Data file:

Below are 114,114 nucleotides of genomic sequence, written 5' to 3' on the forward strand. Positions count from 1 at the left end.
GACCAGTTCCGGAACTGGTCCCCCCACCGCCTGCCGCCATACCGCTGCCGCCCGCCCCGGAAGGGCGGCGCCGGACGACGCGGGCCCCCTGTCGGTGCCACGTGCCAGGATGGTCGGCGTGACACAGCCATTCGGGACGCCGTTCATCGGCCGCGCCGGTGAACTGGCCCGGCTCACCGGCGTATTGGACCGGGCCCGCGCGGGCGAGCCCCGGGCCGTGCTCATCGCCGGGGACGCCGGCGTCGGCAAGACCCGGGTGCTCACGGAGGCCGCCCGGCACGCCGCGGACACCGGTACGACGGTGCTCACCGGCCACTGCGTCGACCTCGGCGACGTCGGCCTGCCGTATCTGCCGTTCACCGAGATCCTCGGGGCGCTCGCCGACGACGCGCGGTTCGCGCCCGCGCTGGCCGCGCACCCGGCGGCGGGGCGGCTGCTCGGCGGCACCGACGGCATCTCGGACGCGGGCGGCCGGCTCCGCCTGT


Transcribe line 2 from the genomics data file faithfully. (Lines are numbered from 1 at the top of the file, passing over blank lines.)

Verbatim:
GACCAGTTCCGGAACTGGTCCCCCCACCGCCTGCCGCCATACCGCTGCCGCCCGCCCCGGAAGGGCGGCGCCGGACGACGCGGGCCCCCTGTCGGTGCCACGTGCCAGGATGGTCGGCGTGACACAGCCATTCGGGACGCCGTTCATCGGCCGCGCCGGTGAACTGGCCCGGCTCACCGGCGTATTGGACCGGGCCCGCGCGGGCGAGCCCCGGGCCGTGCTCATCGCCGGGGACGCCGGCGTCGGCAAGACCCGGGTGCTCACGGAGGCCGCCCGGCACGCCGCGGACACCGGTACGACGGTGCTCACCGGCCACTGCGTCGACCTCGGCGACGTCGGCCTGCCGTATCTGCCGTTCACCGAGATCCTCGGGGCGCTCGCCGACGACGCGCGGTTCGCGCCCGCGCTGGCCGCGCACCCGGCGGCGGGGCGGCTGCTCGGCGGCACCGACGGCATCTCGGACGCGGGCGGCCGGCTCCGCCTGT